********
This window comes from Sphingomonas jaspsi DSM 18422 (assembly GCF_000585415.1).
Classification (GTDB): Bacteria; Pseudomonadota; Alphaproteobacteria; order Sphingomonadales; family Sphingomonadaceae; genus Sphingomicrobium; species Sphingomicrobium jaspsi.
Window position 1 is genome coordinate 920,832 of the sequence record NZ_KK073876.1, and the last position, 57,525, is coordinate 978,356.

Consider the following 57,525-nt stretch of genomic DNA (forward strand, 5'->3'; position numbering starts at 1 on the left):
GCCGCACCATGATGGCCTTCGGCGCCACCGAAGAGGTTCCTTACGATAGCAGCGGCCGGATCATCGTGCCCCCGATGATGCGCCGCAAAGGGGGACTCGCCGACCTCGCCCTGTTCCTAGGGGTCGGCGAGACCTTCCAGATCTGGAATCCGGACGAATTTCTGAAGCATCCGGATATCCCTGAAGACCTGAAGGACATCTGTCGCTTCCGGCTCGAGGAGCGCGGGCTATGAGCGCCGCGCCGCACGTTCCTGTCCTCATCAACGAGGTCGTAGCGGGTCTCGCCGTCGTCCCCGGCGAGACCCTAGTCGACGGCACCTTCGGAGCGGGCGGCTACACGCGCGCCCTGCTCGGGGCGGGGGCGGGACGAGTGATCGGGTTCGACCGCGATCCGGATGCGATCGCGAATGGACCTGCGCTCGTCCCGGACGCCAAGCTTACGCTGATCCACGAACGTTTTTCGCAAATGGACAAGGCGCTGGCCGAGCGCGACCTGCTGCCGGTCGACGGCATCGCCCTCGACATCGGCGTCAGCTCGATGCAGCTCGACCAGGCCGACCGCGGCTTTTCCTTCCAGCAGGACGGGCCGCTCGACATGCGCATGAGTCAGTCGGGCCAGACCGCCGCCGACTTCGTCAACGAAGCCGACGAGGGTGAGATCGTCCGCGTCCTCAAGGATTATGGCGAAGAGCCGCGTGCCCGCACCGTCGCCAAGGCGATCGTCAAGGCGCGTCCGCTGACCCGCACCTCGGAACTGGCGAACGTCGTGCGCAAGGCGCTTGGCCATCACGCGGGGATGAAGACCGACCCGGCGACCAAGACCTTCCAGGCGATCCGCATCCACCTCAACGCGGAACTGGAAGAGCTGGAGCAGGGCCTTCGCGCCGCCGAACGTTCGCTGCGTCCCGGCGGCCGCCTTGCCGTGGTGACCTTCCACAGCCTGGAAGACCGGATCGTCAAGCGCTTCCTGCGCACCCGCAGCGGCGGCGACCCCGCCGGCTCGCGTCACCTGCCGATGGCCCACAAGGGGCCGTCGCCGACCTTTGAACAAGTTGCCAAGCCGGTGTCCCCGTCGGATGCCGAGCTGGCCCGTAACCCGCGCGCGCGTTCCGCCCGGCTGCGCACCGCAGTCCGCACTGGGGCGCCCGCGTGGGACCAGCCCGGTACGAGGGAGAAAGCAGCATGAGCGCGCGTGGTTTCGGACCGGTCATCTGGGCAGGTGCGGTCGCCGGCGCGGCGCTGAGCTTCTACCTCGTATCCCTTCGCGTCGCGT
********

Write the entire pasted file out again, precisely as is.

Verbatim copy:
This window comes from Sphingomonas jaspsi DSM 18422 (assembly GCF_000585415.1).
Classification (GTDB): Bacteria; Pseudomonadota; Alphaproteobacteria; order Sphingomonadales; family Sphingomonadaceae; genus Sphingomicrobium; species Sphingomicrobium jaspsi.
Window position 1 is genome coordinate 920,832 of the sequence record NZ_KK073876.1, and the last position, 57,525, is coordinate 978,356.

Consider the following 57,525-nt stretch of genomic DNA (forward strand, 5'->3'; position numbering starts at 1 on the left):
GCCGCACCATGATGGCCTTCGGCGCCACCGAAGAGGTTCCTTACGATAGCAGCGGCCGGATCATCGTGCCCCCGATGATGCGCCGCAAAGGGGGACTCGCCGACCTCGCCCTGTTCCTAGGGGTCGGCGAGACCTTCCAGATCTGGAATCCGGACGAATTTCTGAAGCATCCGGATATCCCTGAAGACCTGAAGGACATCTGTCGCTTCCGGCTCGAGGAGCGCGGGCTATGAGCGCCGCGCCGCACGTTCCTGTCCTCATCAACGAGGTCGTAGCGGGTCTCGCCGTCGTCCCCGGCGAGACCCTAGTCGACGGCACCTTCGGAGCGGGCGGCTACACGCGCGCCCTGCTCGGGGCGGGGGCGGGACGAGTGATCGGGTTCGACCGCGATCCGGATGCGATCGCGAATGGACCTGCGCTCGTCCCGGACGCCAAGCTTACGCTGATCCACGAACGTTTTTCGCAAATGGACAAGGCGCTGGCCGAGCGCGACCTGCTGCCGGTCGACGGCATCGCCCTCGACATCGGCGTCAGCTCGATGCAGCTCGACCAGGCCGACCGCGGCTTTTCCTTCCAGCAGGACGGGCCGCTCGACATGCGCATGAGTCAGTCGGGCCAGACCGCCGCCGACTTCGTCAACGAAGCCGACGAGGGTGAGATCGTCCGCGTCCTCAAGGATTATGGCGAAGAGCCGCGTGCCCGCACCGTCGCCAAGGCGATCGTCAAGGCGCGTCCGCTGACCCGCACCTCGGAACTGGCGAACGTCGTGCGCAAGGCGCTTGGCCATCACGCGGGGATGAAGACCGACCCGGCGACCAAGACCTTCCAGGCGATCCGCATCCACCTCAACGCGGAACTGGAAGAGCTGGAGCAGGGCCTTCGCGCCGCCGAACGTTCGCTGCGTCCCGGCGGCCGCCTTGCCGTGGTGACCTTCCACAGCCTGGAAGACCGGATCGTCAAGCGCTTCCTGCGCACCCGCAGCGGCGGCGACCCCGCCGGCTCGCGTCACCTGCCGATGGCCCACAAGGGGCCGTCGCCGACCTTTGAACAAGTTGCCAAGCCGGTGTCCCCGTCGGATGCCGAGCTGGCCCGTAACCCGCGCGCGCGTTCCGCCCGGCTGCGCACCGCAGTCCGCACTGGGGCGCCCGCGTGGGACCAGCCCGGTACGAGGGAGAAAGCAGCATGAGCGCGCGTGGTTTCGGACCGGTCATCTGGGCAGGTGCGGTCGCCGGCGCGGCGCTGAGCTTCTACCTCGTATCCCTTCGCGTCGCGT